Infrared cameras and the technology behind them have featured heavily in recent news because ofÂ its utilisation in ending the search for the surviving suspect in the Boston Marathon bombings. Nevertheless infrared imaging has a very broad range of use which extends far beyond military and police employment.
Whereas a regular camera forms images using visible light, infrared, or thermographic, cameras build pictures using the radiation outside of our ocular range. Whereas we can feel heat energy, for example when standing next to a fireplace, the wavelengths of the energy being emitted are much too long to be visible to the naked eye or with the use of a conventional camera. This is where infrared cameras come in.
[medianetadv]Infrared energy was discovered by Sir William Herschel at the turn of the nineteenth century and crude infrared detection methods were used in the following decades as part of research as well as in the detection of icebergs and in the metal working industry. By the 1940’s work had begun on the very first infrared cameras, paving the way for military and eventually mass civil use some sixty years later.
Thanks in large part to the popularity of police television dramas, when many people think of infrared cameras their first thoughts tend to be of tracking down dangerous criminals during high-speed chases. In reality infrared imaging has many more, and often much less dramatic, utilisation. Over time the price of infrared imaging equipment has lowered, further broadening and increasing its use. As well as providing new equipment for purchase, many leading suppliers of test equipment such as MCS Test Equipment offer used, clearance and hire options.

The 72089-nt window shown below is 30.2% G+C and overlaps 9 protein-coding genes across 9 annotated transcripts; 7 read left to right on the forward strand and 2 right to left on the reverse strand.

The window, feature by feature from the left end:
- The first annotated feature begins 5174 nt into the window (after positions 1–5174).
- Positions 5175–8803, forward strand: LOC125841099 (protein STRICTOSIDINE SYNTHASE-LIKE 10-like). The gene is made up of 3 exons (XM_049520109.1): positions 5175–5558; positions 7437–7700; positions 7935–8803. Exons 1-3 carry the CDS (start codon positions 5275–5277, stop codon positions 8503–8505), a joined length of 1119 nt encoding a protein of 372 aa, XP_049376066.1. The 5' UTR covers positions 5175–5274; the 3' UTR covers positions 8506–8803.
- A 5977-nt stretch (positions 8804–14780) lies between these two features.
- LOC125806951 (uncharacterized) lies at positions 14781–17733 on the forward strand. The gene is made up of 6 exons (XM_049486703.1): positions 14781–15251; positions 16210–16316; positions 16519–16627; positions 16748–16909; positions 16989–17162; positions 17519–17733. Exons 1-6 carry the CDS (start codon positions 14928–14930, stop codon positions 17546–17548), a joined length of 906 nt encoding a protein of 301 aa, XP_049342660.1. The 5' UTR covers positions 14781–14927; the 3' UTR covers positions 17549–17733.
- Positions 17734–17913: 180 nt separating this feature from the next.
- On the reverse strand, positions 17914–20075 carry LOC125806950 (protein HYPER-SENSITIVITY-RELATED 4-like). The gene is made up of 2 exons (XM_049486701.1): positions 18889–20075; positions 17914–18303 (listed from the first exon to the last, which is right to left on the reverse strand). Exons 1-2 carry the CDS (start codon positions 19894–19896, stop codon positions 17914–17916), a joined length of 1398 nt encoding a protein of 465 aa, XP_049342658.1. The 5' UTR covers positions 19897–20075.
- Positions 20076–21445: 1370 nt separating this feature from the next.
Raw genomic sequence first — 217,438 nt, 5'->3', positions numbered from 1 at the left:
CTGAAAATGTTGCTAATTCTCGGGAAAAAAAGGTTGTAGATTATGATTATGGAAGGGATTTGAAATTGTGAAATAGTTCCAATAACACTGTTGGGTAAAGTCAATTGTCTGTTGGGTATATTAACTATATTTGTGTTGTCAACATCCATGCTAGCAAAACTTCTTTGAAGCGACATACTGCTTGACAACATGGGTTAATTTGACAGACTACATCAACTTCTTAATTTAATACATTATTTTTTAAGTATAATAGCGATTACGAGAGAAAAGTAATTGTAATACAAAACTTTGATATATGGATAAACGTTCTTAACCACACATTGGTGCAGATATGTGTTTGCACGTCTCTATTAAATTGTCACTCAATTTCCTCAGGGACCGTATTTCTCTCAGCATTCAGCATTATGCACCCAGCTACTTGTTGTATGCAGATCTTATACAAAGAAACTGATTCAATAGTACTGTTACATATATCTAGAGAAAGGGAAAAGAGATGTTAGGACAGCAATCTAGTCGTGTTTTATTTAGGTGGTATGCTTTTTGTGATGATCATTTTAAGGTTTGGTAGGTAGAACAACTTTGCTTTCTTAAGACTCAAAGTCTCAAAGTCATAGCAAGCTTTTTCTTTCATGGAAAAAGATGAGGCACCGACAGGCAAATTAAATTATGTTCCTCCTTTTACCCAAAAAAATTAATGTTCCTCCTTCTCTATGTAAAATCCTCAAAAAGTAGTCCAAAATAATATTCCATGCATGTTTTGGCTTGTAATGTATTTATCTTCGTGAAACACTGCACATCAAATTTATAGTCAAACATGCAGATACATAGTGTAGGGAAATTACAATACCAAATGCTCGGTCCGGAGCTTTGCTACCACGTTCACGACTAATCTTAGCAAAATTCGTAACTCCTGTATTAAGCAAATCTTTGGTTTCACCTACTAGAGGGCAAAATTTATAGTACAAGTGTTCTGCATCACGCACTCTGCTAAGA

Building, medical, quality control, auto-mobile and archaeology are just some of the sectors which rely heavily on infrared cameras through their application in energy audits and inspections, surgery and medical screenings and vehicle testing to name but a few.Â They are also used in more unorthodox practices such as the search for the paranormal.
Infrared imaging is a vital tool which not only assists our police and armed forces. It also helps cut energy bills, provide vital services such as breast cancer screening, and enables us to better understand our past and present world.
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